Publisher/Developer loyalty plays a massive role into what people think of a new game. Gamers are willing to overlook massive faults in a game’s final product if they are loyal to the game franchise or company. I won’t go too deep into this because this article is already getting rather long, but I will say that Dragon Age: Inquisition is nowhere near the masterpiece nearly every outlet is claiming it is. Objectivity is so hard to come by in terms of gamers and games journalists alike.

So how can we stop this spiral of incomplete game releases? You can start being objective, you can get rid of the mentality that a game doesn’t work just because it is “release week”. To be honest with you guys, this is why the prospect of an Early Access program is so great for PC gaming. Game development takes longer, but if you play the game off and on and report your problems, odds are the game will have fewer issues when it does release.

Saying a game will get better with expansions and patch updates when the core game is already terrible is like saying your 1972 Pinto Hatchback is the best car ever after you added a bunch of visual modifications like new rims, a spoiler and a different paint job. News flash, you would still have a car that is widely known for spontaneous combustion.

About Zach Martinez

Freelancer here at Armed Gamer, North American Video Game Correspondent for Following the Nerd, and a regular on Examiner.com, Zach has made somewhat of a name for himself at the age of 23. He has been writing professionally for just over 5 years now. He doesn't care about resolution or frames per second, he cares about what matters most, the games. You can reach reach him directly at zach.martinez09395@yahoo.com.

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  • Joshua Claassen

    I wish patch installation could be more user-friendly on Steam… Brand loyalty has little to nothing to do with it if you can’t play a game you’ve bought.

    • Trollsama

      more user friendly? it does it all for you >.>
      im not sure what more you were looking for in the user friendly area…. cooking dinner?

      • Joshua Claassen

        If “it does it all for you,” then why all the rigmarole about “Place the patch in X folder or it won’t work, etc., etc., etc.” that they had about three years ago? It didn’t always do what it does now. And that’s the context for my previous comment.

        • Trollsama

          3 years ago… You posted the comment 2 months ago. What relevence does the distant past have to do with now?

          “Its ok guys i have a steady income, i had a job 3 years ago.”

          (And i have been a steam user for well over 3 years. Had 0 issues to date.)

          • Joshua Claassen

            Mine works almost fine now, with an updated patch. I occasionally still have issues with renaming items, but I can live with this particular minor glitch.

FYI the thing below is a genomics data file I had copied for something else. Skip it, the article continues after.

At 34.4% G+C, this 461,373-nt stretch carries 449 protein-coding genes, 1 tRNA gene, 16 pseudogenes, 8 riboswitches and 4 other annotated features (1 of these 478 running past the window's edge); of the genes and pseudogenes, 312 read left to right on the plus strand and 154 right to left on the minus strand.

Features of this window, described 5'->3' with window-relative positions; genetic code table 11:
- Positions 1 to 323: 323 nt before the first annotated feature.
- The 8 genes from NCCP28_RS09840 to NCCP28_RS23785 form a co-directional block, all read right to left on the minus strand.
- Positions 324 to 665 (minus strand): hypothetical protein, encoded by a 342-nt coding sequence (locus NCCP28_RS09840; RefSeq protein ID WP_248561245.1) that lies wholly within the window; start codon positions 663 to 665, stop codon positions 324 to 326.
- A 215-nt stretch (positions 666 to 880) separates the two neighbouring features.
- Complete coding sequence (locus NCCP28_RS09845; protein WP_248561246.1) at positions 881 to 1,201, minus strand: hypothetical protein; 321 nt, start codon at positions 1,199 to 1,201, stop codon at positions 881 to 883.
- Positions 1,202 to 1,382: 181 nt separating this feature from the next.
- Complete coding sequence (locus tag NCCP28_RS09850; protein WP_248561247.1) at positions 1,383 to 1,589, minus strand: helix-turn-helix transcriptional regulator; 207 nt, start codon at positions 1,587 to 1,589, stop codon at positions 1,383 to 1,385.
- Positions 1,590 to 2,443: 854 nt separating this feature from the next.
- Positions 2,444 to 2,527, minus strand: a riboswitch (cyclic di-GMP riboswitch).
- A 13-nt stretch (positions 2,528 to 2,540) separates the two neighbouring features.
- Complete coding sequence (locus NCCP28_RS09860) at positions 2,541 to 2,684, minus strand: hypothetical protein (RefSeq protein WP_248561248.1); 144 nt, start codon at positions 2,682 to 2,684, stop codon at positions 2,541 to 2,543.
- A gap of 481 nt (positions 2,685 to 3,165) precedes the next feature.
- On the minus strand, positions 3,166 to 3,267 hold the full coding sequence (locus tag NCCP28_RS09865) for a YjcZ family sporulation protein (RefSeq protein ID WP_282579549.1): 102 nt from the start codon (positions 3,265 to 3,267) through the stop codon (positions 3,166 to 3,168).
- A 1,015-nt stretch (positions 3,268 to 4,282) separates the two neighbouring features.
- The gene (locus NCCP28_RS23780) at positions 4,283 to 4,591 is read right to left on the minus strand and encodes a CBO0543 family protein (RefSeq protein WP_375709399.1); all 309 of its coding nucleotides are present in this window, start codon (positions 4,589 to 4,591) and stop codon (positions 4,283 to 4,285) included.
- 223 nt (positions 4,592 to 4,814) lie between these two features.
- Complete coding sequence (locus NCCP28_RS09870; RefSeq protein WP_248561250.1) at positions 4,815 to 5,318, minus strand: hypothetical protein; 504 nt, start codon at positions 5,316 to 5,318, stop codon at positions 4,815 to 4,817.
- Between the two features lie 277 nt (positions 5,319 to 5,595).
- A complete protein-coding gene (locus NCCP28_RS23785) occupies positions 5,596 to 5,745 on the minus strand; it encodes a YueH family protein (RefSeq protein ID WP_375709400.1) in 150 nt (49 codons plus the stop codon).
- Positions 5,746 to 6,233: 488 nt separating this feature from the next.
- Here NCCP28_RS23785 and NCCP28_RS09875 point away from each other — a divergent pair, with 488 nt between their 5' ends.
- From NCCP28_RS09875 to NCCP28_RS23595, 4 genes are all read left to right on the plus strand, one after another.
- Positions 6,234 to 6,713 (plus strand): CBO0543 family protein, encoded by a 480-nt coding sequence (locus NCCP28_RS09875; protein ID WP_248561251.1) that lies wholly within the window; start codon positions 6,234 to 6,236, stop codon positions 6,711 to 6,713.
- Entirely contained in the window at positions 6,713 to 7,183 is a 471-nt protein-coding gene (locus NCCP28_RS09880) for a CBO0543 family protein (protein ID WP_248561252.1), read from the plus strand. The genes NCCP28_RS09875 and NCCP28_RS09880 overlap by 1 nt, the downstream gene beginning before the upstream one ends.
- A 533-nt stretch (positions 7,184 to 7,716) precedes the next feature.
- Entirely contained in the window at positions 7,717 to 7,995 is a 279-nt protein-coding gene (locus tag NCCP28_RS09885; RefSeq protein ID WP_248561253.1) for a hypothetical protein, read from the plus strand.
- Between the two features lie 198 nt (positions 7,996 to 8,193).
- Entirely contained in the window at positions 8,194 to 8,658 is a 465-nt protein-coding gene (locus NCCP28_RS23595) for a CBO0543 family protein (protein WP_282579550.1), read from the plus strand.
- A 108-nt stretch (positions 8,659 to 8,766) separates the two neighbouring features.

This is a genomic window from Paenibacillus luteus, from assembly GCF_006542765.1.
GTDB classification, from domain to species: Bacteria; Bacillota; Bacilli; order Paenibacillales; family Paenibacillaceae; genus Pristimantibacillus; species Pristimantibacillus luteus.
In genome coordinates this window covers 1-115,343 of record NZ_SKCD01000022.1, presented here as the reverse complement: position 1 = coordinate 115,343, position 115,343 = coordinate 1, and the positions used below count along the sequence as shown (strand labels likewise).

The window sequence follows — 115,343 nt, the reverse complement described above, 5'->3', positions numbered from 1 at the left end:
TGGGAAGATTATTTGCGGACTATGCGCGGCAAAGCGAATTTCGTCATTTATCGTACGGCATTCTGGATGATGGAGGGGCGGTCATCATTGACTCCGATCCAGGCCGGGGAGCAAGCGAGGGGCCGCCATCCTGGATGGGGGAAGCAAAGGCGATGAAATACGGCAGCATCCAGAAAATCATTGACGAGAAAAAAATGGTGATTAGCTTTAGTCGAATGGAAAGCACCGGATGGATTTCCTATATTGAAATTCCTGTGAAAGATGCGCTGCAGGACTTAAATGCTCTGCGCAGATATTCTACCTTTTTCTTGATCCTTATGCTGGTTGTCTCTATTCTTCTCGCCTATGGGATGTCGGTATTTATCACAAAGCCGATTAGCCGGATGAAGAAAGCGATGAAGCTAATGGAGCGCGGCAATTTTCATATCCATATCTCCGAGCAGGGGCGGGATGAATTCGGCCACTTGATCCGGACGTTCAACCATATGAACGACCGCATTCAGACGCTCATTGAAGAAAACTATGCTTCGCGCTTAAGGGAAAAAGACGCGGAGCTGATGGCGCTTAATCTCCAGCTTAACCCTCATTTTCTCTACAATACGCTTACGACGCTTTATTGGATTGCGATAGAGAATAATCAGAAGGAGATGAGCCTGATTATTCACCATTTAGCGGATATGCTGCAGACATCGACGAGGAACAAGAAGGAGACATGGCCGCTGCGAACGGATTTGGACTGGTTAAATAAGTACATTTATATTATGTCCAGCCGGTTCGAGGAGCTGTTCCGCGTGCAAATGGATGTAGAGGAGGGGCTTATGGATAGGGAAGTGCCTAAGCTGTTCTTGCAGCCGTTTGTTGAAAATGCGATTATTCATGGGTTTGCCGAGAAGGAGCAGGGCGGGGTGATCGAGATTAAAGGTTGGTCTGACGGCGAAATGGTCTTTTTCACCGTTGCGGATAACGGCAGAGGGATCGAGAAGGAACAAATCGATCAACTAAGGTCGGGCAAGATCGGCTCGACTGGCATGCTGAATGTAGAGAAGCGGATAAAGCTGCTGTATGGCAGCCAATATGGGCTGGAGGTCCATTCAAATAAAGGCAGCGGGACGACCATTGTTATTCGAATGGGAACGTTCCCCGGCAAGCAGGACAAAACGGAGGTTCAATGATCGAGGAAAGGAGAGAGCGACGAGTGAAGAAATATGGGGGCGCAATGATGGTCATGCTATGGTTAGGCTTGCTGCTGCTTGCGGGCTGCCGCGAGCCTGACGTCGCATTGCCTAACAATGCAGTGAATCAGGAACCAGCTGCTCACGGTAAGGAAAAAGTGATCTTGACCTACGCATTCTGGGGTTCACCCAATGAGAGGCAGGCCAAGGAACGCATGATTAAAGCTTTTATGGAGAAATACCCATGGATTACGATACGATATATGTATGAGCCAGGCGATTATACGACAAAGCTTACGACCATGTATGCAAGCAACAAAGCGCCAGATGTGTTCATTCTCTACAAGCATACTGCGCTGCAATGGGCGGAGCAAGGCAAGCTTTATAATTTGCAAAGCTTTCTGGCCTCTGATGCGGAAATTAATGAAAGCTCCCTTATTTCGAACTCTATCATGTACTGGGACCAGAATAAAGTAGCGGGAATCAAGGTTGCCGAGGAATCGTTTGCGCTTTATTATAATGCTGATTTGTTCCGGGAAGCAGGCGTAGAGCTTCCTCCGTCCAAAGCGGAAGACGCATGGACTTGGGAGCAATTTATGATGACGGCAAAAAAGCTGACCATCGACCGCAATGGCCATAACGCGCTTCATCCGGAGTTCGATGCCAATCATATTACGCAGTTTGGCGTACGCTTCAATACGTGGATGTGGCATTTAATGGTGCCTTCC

• Thomas Lee Howard

    If you looked on 343i’s forums then you’d see a LOOOOOOOOOOOOT of hate for it. Not to many fanboys were defending 343i or micrsoft on that one. Some people even organized a protest. The game even at launch had some shining moments such as the Halo 2 anniversary campaign look gorgeous (when it didn’t freeze that is) and the funny thing is that 343 didn’t even make that. Blur did. Certain affinity made the Halo 2 anniversary multiplayer which works very well when you can find a match. The funny thing is that the only thing that doesn’t work in the MCC is everything 343i built such as the UI and matchmaking servers. The other games however didn’t grab me with their hype machine and I don’t buy EA games anymore since that ME3 crap they put out.

  • Bret Wilson

    Lotta hate of Bethesda for some reason. As I recall, the only thing Bethesda released for Skyrim and Fallout: New Vegas were a handful of patches and some exemplary DLC packs- all of which the games are 100% playable without.

    • Dukkati .

      That’s not quite true though, is it? I had Skyrim on day 1, I even sprung for the legendary edition that came with a dragon wall and an Alduin statue and I don’t regret my purchase to this day, but day 1 Skyrim was a mess. Sure, you could play the game just fine, but you’d accrue more and more glitches in your save the more you played. For me I started collecting quests that had glitched in a way that meant I couldn’t complete them, some of them main quests that occasionally required I start a new save as reloading an old one didn’t solve it. The further into the game I got with more gear etc. the laggier the game became, outright freezing at times to the point where I got used to it freezing I would sit there waiting for a few minutes whilst it loaded itself up properly at least once an hour. I bought the latest edition as a christmas present for someone last year and got the chance to start over whilst I was house-sitting for them, guess what? None of the problems I had exist anymore, because they patched them. Bethesda is known for releasing games with huge worlds, and a whole host of glitches.